Manufacturer representation during race
weekends is hugely fluid, depending on
the location and format of a given event.
For Chevrolet, a blue-riband event like
the Indy 500 or its home race at Detroit
might involve up to 70 people, including
engine and aero engineers, plus marketing
and communications. That reduces to 40
for a race such as Long Beach or St. Pete,
and falls as low as 25 at a track like Barber.
A usual weekend for Honda also
involves around 25 people: 16 trackside
engineers, a few specialists (including
“hard parts,” electronics and aero), three
or four truckies/logistics, a team manager,
and a race team leader. There’s usually a
member of senior management - Steve
Erikson or Art St Cyr - present, too.
At Indy, additional trackside engineers,
aero staff and other specialists to support
all 17 Honda-powered entries spiked the
figure to at least 36 at any given time.
The single biggest contributor to the
paddock population at an IndyCar
weekend is IndyCar itself, although
nailing down an exact number can be
easier said than done.
It’s a broad umbrella: included are
everyone from management and
operations, to marketing and PR, to
the technical team, to the Holmatro
Safety Crew. And the number swells as
race day approaches. A PR envoy is
often on the ground doing advance
publicity several days before the race;
series boss Mark Miles might not arrive
until well into the weekend.
The number also fluctuates based
on other factors, like whether the
Mazda Road to Indy categories are
racing on the same weekend. All in all,
something in the order of 120 people
will be working for the series at most
races. Of those, around 70 percent
work for IndyCar full-time, and the
remaining 30 percent – covering the
likes of truck drivers and hospitality
crew – are part-time staff employed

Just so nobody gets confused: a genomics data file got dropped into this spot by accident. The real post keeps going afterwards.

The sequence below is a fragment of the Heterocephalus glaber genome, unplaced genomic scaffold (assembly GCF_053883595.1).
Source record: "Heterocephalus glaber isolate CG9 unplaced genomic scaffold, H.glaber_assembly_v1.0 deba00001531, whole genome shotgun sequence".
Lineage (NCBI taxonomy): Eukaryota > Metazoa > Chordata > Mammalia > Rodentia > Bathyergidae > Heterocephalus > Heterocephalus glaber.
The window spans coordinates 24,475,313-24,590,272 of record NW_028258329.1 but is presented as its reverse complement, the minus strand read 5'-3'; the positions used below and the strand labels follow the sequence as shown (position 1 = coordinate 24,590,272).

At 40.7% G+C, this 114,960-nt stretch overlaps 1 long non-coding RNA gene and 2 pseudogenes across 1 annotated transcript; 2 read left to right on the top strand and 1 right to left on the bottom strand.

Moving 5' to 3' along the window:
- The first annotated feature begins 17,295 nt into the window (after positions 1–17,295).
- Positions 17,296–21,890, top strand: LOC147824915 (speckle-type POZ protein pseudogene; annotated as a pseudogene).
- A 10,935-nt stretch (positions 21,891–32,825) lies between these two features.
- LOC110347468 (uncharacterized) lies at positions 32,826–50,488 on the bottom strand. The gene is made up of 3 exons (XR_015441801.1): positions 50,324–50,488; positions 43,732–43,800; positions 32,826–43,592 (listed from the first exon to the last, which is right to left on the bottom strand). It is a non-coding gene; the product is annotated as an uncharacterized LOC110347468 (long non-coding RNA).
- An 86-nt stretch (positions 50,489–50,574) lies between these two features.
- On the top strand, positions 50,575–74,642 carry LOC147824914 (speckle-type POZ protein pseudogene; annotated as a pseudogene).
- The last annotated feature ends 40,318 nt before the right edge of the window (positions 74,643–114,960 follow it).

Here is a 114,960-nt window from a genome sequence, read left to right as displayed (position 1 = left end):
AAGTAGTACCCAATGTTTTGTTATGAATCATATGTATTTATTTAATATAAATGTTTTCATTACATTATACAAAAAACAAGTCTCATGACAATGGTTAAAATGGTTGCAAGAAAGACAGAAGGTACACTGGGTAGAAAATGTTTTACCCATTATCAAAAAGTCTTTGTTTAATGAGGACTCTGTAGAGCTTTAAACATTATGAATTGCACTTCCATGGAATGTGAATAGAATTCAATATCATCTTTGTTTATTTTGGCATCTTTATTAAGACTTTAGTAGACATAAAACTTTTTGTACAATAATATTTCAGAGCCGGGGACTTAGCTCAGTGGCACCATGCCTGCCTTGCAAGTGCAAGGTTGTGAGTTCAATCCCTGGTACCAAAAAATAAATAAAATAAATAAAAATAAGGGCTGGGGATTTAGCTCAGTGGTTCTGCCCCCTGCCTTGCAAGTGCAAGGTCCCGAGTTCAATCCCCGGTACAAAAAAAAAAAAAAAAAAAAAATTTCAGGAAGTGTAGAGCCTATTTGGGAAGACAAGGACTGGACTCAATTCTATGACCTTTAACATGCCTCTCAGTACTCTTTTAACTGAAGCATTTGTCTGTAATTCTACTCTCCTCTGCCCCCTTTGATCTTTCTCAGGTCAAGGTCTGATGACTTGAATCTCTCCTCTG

specifically for race weekends.
acing is a complex sport, and the simple
act of rolling a Verizon IndyCar Series car
out onto pit road takes a collective effort
from a lot of people – as in, precisely
17. 25 of them per entry by our math.
That’s the average number we came
up with for a single car after quizzing
teams of various sizes, aligned with both
manufacturers, on their at-race crew sizes.
Single-car Bryan Herta Autosport
actually comes in at slightly under that
figure – it takes 16 people to each race,
not counting team owners or Gabby
Chaves – but its breakdown offers a pretty
useful indication of who does what: two
truck drivers, one team manager, one
lead engineer, two junior engineers, one
team co-ordinator/PR , one spotter/PR,
one gearbox engineer, one damper
engineer, one crew chief, four mechanics,
and one bodywork specialist.
Some single-car teams run a little
higher on the numbers: Rahal Letternan
Lanigan’s deep engineering department
helps put its weekend headcount at 21.
The interesting bit is that, as teams add
more cars to their roster, the number of
people required to run them will often
become exponentially lower. Team Penske
estimates that it takes 55 to 60
personnel to each event, which averages
out at somewhere north of 14 for each of
BRINGING THE POWER
MAKING THE MAGIC HAPPEN
ECONOMIES OF SCALE
There’s only room for one person in an IndyCar cockpit,
INDYCAR’S PADDOCK PRESENCE
but it takes armies – of varying sizes – to put them there.
BOOTS ON THE GROUND
its four entries. But if your client relations,
hospitality and sales staffs vary
significantly from race to race, like
Andretti Autosport’s does, that can rise to
anything from 15 to 18 people per car.
And then there are the outliers such as
KV, which had between 36 and 40 people
on site to run Sebastien Bourdais and
Stefano Coletti this year. That’s above our
estimated average, although it does
include two PR people and two spotters.
Based on these figures, and assuming
a 24-car entry, a typical IndyCar event
will have between 410 and 420 people
representing the teams in the paddock.
Multi-car teams often average fewer crew
members per entry compared with single-car squads. That’s partly due to specialist
engineers working across multiple cars.
IndyCar positions one official in pitlane
for every car at each event to assist
race control. That’s in addition to two
safety team members.
On-site manufacturer staff
numbers vary hugely from
one track to another.